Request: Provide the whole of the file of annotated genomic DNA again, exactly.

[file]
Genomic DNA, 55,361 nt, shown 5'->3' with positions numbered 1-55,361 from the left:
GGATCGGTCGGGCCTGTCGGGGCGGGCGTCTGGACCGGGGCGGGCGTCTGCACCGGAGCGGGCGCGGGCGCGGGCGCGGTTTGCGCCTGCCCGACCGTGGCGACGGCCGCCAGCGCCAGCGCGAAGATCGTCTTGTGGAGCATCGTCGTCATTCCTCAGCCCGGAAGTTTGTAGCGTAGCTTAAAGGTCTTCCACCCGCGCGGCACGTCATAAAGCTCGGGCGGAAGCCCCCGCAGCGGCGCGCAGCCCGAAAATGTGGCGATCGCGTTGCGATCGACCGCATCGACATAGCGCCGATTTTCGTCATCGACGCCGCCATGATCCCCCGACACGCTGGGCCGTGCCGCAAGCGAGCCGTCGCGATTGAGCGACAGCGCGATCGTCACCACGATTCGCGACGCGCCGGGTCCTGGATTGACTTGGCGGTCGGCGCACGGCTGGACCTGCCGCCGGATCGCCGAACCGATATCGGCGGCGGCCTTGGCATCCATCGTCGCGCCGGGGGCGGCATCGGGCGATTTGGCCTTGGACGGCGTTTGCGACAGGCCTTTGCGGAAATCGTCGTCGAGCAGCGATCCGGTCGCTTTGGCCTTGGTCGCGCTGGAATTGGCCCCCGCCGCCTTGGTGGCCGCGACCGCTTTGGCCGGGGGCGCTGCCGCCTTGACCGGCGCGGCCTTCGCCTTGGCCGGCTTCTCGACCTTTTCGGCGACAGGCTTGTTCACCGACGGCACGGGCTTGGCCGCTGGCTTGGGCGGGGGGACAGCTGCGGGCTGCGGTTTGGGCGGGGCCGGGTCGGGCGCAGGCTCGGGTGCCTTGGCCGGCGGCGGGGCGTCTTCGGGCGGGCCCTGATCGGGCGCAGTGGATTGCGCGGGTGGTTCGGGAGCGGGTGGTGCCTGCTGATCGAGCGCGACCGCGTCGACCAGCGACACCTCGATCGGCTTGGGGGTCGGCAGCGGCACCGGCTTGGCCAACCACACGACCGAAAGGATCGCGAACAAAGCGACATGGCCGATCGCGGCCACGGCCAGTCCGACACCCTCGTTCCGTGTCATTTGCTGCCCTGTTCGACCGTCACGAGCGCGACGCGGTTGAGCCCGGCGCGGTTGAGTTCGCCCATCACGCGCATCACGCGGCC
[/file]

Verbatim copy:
Genomic DNA, 55,361 nt, shown 5'->3' with positions numbered 1-55,361 from the left:
GGATCGGTCGGGCCTGTCGGGGCGGGCGTCTGGACCGGGGCGGGCGTCTGCACCGGAGCGGGCGCGGGCGCGGGCGCGGTTTGCGCCTGCCCGACCGTGGCGACGGCCGCCAGCGCCAGCGCGAAGATCGTCTTGTGGAGCATCGTCGTCATTCCTCAGCCCGGAAGTTTGTAGCGTAGCTTAAAGGTCTTCCACCCGCGCGGCACGTCATAAAGCTCGGGCGGAAGCCCCCGCAGCGGCGCGCAGCCCGAAAATGTGGCGATCGCGTTGCGATCGACCGCATCGACATAGCGCCGATTTTCGTCATCGACGCCGCCATGATCCCCCGACACGCTGGGCCGTGCCGCAAGCGAGCCGTCGCGATTGAGCGACAGCGCGATCGTCACCACGATTCGCGACGCGCCGGGTCCTGGATTGACTTGGCGGTCGGCGCACGGCTGGACCTGCCGCCGGATCGCCGAACCGATATCGGCGGCGGCCTTGGCATCCATCGTCGCGCCGGGGGCGGCATCGGGCGATTTGGCCTTGGACGGCGTTTGCGACAGGCCTTTGCGGAAATCGTCGTCGAGCAGCGATCCGGTCGCTTTGGCCTTGGTCGCGCTGGAATTGGCCCCCGCCGCCTTGGTGGCCGCGACCGCTTTGGCCGGGGGCGCTGCCGCCTTGACCGGCGCGGCCTTCGCCTTGGCCGGCTTCTCGACCTTTTCGGCGACAGGCTTGTTCACCGACGGCACGGGCTTGGCCGCTGGCTTGGGCGGGGGGACAGCTGCGGGCTGCGGTTTGGGCGGGGCCGGGTCGGGCGCAGGCTCGGGTGCCTTGGCCGGCGGCGGGGCGTCTTCGGGCGGGCCCTGATCGGGCGCAGTGGATTGCGCGGGTGGTTCGGGAGCGGGTGGTGCCTGCTGATCGAGCGCGACCGCGTCGACCAGCGACACCTCGATCGGCTTGGGGGTCGGCAGCGGCACCGGCTTGGCCAACCACACGACCGAAAGGATCGCGAACAAAGCGACATGGCCGATCGCGGCCACGGCCAGTCCGACACCCTCGTTCCGTGTCATTTGCTGCCCTGTTCGACCGTCACGAGCGCGACGCGGTTGAGCCCGGCGCGGTTGAGTTCGCCCATCACGCGCATCACGCGGCC